This idea, that people in abusive relationships have zero personality traits or life aspects outside of “abused person,” comes up a lot here, and I always find it incredibly disheartening. People seem to think they’re helping by thinking of them that way, and I don’t understand why.

      2. bamcheeks*

        I’m sorry if it came across that way! I’ve known people across a spectrum from where “being in an abusive relationships + caring responsibilities + managing stress and depression” entirely consumed any energy they might have had for any outside activities, to people for whom it was just one facet of their life, and I didn’t mean to imply that domestic abuse or any of the other things I mentioned were necessarily all-consuming. What I meant is I don’t think it is a statistical or a ideological norm to have “personal goals” which reflect that kind of individualist self-improvement narrative, and I resent the idea that it should be.

    3. Glomarization, Esq.*

      loaded with ideology

      I mean, if we’re talking about ideologies, the philosophy of making a commitment to lifelong learning and self-improvement goes back at least as far as the Stoics.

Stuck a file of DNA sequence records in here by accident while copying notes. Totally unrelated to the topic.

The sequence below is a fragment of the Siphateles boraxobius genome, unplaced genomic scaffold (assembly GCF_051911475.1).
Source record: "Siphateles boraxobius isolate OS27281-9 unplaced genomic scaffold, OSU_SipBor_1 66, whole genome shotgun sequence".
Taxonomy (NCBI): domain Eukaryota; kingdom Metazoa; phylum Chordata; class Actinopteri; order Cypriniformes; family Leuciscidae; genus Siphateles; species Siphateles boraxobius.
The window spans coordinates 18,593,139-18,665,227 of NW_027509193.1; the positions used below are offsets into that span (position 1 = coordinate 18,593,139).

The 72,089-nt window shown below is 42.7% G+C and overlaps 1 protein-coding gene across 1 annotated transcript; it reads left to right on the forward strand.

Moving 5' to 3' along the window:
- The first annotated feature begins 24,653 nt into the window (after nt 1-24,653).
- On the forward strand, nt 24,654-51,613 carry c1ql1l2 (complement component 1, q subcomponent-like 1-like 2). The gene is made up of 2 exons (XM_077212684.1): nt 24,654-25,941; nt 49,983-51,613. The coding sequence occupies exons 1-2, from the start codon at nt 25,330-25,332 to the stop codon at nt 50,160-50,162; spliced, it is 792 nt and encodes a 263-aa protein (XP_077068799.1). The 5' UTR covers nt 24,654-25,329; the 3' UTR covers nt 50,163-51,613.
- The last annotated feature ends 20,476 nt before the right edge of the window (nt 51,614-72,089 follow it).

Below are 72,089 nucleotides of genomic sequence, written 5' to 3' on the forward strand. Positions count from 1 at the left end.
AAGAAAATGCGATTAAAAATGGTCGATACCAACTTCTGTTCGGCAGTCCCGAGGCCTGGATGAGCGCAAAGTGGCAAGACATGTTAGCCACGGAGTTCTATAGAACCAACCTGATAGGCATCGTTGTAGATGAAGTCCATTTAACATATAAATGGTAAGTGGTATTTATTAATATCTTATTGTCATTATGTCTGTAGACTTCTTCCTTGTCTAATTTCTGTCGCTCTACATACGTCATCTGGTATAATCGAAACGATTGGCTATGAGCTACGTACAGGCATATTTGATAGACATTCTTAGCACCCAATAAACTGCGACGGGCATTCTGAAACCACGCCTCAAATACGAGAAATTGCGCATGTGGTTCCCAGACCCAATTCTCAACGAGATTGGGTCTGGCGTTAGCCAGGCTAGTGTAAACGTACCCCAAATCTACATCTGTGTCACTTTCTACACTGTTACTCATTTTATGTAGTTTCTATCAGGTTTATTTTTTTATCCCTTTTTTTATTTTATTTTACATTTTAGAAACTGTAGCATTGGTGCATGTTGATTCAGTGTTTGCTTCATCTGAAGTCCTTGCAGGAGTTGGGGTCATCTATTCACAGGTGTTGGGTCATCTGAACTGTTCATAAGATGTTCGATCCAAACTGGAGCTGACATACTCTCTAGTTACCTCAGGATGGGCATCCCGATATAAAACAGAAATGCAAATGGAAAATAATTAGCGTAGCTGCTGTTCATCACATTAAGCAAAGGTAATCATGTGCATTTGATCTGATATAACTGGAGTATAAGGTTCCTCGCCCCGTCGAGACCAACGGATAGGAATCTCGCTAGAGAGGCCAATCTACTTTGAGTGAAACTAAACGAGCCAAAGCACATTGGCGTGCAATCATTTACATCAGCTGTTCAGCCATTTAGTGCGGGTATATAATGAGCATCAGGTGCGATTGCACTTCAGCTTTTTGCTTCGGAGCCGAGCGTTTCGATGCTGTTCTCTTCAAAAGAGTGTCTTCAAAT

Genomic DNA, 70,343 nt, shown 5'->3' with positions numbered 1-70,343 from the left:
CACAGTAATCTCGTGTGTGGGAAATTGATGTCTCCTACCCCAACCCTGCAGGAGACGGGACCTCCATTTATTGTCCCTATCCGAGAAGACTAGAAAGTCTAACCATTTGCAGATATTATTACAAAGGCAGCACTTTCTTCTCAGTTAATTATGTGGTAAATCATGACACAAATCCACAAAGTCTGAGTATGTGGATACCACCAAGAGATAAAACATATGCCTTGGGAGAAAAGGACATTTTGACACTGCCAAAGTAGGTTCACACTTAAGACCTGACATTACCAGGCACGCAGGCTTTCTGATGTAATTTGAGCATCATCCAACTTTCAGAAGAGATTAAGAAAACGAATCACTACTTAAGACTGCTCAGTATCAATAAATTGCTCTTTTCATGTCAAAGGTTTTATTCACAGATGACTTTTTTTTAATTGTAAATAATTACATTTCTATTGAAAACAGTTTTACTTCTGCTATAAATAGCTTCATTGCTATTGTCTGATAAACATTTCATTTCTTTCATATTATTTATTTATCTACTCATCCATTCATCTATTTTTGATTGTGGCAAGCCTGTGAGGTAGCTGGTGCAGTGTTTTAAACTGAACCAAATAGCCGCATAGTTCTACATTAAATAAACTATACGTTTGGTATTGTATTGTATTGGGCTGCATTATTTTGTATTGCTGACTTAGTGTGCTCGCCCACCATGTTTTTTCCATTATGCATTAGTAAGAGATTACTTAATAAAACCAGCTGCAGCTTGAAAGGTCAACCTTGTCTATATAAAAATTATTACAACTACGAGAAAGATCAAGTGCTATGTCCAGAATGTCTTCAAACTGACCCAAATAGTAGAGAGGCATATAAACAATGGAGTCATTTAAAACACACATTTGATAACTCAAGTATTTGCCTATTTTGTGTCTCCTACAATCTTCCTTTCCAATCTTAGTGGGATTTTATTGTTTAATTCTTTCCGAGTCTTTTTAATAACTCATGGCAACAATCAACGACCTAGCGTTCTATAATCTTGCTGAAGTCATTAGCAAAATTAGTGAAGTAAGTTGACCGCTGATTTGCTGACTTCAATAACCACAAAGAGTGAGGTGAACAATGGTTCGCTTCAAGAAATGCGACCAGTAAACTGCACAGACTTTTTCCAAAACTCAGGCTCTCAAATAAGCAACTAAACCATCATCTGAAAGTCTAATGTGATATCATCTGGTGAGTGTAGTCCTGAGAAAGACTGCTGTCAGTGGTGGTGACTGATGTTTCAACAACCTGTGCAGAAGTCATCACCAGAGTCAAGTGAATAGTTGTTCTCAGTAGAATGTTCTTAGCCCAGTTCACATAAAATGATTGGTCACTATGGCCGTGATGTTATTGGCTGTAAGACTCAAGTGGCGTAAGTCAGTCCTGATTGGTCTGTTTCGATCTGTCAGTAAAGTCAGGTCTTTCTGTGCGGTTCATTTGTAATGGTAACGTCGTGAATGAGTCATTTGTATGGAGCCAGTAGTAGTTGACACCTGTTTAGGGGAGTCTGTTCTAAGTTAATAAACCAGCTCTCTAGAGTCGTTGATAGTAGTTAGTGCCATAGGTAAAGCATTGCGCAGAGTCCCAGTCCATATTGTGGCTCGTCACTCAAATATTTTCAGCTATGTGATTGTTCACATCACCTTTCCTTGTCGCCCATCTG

1. bamcheeks*

        Was Stoicism ever hegemonic, though? Genuine question, I don’t know much about the ancient world at all. But I’ve always assumed it applied to a relatively small number of high-born men, not something that it was pushed on the rest of the population as the correct and normal way to live.

        1. Glomarization, Esq.*

          No, the Stoics did not push Stoicism on the general population, and they did not ask their slaves and servants what their professional and personal goals were.

          we all have these good capitalism-friendly self-improvement goals like, “improve on my PB at the gym” to make our shiny Instagram-friendly lives even shinier

          Do we, though? Do we all tie our self-improvement goals to something extrinsic like social media performativeness?

          1. bamcheeks*

            Ah, that sentence was intended to represent the assumption behind the request, not to be a true statement! No, I don’t think we do all have them, and I resent the assumption that we do. I quite deliberately don’t, because I don’t think defining “self-improvement” as a goal is a healthy or helpful way for me to think.

              1. Glomarization, Esq.*

                That seems like a pessimistic take. A lacuna in your knowledge or skills is not a fault. It’s simply the absence of something — like a state of not yet having learned something. Seen another way, if you find a lacuna in your skills or knowledge of something, then it’s an opportunity to engage in self-improvement.

                I’m not a nuclear physicist. It would take self-improvement for me to get the education to be one. Is it a fault of mine that I’m not (yet) a nuclear physicist? Or I have never baked a souflé before. If I improve my baking skills and learn how to do it, that means I was at fault before, for not knowing?